A simple question at first glance, but when you ask people in a given vocation or profession, it is staggering how many different answers one gets, and more stunning is the number of people who can’t give you a clear answer. Most read way too much into the question, and try to come up with elaborate responses that go well beyond and away from the question. “How you get across the road?”, is very different than Why did the chicken cross the road?” In sales, I find the responses break down to roughly three group: (1) Those who understand and answer the question asked; (2) Those interpret the question, changing it slightly in the process, and the response fits their repurposed question, both misleading the inquisitor and leaving them wanting; (3) People who don’t know, and can’t be bothered worrying about it.
If you are in sales, especially leading a team, this should be a major concern, especially if you “have a sales process” you think is driving your success. It may be more accurate that it is driving reps’ results, not how they achieve those results; in fact, if they did follow the process, the result would be more success. The good things is that in sales, you can get ahead of this and ensure greater success and results.
Next time your team is together, (and you can do this on your own if you are a rep), ask for a volunteer, and ask them the following:
“Who is your best prospect?” Not meant to be a trick question, but it is interesting the responses you get, but that’s for another post.
After they tell you who their best prospect is, follow up with this question (phrase it any way you like):
“Given where you are in the cycle, what is the very next thing that needs to happen to move the sale forward?”
You would think for experienced sales people, especially if they have been in the role for a few years and have been close to or at quota, meaning they have successfully executed the cycle several times, the answer should not only be straight forward, but something they are thinking about.
Those in group (1), always respond by telling what action has to be taken by them, the buyer, and mutually. Why that action, and the specifics it will lead to in moving the sale ahead, including what has to happen next, once this next step is completed, and the consequences and contingencies in case things do not go as planned. They can clearly and in specific detail provide the ingredients and recipe for making next happen.
Those in group (2), take the question, add some subjectivity to the mix, and hear “what should happen next”, then proceed to give you an answer that is more strategic and theoretical than the question required. Instead of speaking to specific actions and tools, as group (1) did, they general outcomes, skipping the how to make those outcomes happen. “We need to get buy in”; “we need to identify the decision maker(s)”; and other no-brainer feel good statements, but all absent the “what has to happen” for those things to come to be.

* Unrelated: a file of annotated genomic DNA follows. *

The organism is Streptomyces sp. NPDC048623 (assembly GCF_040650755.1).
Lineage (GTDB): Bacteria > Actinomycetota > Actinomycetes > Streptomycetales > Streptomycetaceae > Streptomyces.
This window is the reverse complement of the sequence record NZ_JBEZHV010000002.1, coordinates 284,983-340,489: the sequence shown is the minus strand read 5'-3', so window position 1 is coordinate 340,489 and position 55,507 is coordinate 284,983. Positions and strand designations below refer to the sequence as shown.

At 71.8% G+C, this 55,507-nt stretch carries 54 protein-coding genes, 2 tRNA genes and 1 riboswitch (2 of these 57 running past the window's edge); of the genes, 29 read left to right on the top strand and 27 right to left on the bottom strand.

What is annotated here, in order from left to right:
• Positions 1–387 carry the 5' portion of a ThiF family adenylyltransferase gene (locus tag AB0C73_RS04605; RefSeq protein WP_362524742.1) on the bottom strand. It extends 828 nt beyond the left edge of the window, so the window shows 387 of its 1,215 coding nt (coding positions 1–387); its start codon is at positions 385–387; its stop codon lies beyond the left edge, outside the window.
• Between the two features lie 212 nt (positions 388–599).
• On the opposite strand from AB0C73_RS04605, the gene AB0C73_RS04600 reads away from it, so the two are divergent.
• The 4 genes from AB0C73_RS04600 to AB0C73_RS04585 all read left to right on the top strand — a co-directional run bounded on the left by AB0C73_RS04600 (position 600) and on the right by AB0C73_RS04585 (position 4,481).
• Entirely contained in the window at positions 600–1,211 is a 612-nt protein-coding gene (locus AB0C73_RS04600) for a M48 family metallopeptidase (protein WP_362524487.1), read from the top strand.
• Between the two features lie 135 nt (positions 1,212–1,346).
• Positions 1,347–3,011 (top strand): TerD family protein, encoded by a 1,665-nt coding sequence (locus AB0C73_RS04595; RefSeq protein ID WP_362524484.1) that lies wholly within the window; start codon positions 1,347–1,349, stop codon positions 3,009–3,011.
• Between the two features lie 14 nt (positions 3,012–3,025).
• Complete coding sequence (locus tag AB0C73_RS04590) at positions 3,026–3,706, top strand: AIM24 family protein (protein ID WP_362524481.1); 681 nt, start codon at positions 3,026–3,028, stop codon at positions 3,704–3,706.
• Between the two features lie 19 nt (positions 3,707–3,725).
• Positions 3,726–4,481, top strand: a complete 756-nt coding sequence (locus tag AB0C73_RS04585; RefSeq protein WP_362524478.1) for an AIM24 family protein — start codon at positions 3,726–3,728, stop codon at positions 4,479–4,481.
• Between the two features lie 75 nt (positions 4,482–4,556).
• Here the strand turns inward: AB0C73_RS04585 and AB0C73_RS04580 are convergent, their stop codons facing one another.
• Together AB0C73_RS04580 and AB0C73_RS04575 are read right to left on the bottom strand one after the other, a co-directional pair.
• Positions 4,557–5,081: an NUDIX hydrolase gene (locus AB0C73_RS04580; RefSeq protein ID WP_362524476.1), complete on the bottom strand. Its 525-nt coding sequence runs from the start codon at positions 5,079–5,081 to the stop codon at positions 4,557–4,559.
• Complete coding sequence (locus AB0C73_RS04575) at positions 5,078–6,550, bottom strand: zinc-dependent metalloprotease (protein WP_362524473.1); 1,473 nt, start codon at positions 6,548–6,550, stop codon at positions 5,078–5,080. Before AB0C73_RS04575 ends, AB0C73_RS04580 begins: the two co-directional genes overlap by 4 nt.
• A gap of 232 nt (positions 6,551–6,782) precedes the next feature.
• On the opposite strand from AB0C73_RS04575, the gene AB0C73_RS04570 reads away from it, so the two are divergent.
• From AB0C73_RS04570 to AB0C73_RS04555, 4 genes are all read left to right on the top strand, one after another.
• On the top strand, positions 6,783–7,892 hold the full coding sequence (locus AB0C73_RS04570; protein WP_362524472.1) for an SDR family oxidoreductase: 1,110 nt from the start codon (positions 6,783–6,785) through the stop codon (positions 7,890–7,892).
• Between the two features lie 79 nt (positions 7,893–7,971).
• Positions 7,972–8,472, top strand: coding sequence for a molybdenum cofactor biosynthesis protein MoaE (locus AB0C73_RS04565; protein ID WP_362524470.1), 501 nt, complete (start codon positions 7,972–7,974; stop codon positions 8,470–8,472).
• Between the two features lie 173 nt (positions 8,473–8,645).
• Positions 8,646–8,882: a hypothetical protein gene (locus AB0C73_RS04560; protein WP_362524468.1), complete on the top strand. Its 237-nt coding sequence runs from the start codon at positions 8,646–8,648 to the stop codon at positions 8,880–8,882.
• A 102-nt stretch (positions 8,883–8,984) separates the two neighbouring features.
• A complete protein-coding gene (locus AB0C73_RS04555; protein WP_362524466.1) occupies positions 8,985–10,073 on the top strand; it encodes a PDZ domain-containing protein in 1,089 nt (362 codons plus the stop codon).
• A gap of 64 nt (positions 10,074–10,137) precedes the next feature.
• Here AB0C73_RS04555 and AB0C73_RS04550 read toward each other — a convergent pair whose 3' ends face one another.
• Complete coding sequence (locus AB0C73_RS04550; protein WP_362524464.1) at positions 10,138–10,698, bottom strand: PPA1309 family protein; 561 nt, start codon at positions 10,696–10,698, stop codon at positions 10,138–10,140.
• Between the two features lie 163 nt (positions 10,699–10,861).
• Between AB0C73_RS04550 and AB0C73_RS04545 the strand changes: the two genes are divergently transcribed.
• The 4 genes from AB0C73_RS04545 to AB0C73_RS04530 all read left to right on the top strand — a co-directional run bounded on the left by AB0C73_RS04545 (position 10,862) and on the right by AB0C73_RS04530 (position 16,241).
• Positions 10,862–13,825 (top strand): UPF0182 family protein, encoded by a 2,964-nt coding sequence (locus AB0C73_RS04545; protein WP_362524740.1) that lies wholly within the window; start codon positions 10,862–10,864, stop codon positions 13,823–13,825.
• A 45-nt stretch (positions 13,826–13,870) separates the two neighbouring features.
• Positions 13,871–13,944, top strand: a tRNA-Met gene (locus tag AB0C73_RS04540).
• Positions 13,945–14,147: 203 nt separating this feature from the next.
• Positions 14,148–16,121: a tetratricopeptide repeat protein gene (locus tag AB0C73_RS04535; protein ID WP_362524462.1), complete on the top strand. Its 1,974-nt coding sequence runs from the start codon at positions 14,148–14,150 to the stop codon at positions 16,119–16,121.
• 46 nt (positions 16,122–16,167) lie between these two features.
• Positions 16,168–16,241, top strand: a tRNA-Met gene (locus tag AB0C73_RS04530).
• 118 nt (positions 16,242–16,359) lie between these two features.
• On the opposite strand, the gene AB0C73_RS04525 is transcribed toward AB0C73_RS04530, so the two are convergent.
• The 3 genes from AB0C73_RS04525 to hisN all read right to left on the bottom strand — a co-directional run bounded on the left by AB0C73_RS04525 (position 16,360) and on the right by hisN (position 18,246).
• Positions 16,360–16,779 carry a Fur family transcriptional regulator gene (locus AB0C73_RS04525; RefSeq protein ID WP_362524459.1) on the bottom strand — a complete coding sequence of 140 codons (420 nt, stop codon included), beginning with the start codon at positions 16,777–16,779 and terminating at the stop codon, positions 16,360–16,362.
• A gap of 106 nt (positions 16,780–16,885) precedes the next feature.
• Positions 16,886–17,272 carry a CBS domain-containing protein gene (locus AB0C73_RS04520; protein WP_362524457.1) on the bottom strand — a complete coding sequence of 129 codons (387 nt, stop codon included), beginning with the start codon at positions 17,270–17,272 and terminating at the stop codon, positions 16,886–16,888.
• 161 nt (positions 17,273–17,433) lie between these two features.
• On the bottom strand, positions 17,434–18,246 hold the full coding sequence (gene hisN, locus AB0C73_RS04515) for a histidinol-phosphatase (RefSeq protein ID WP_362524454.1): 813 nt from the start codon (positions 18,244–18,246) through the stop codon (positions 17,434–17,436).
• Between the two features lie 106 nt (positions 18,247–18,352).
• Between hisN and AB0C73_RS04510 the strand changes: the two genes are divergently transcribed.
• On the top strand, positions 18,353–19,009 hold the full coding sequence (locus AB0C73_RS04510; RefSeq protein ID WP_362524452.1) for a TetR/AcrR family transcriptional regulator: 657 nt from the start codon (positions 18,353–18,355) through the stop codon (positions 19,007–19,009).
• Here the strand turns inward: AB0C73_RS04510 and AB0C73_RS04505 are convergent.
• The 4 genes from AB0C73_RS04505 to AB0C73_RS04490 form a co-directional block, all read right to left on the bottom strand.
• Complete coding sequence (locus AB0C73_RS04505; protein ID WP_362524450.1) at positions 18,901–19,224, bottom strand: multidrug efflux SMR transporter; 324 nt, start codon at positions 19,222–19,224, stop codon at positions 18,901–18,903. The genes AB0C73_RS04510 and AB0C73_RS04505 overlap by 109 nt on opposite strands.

You can avoid this by being more specific in your process, perhaps start by changing the label to sales-flow, allowing you to get more prescriptive. Don’t assume that because your process calls for understanding the buying/decision process, that everyone on the team knows the specific steps they’ll need to execute to actually do that. On the other hand, many in group (2), when given specific and granular steps, improve their game and results measurably. There is a reason why NFL playbooks have drawings and arrows, Arthur Murray has the footprints on the floor, and Broadway stages have markers. Once you have that, they will need to practice, not just to get it, but once they got it, practice to master, and to ensure that you can adjust when the buyer and markets change.
Last, inspect, inspect that they are doing it, each step, as it has to happen. Don’t just assume they are doing it based on results (yikes), do you think gets a Tom Brady pass? Sure he wants to get to the end-zone, but getting there takes one down at a time, knowing exactly what has to happen after each play.
BTW, if you are wondering why I didn’t get to group number (3), don’t worry about it, they didn’t notice.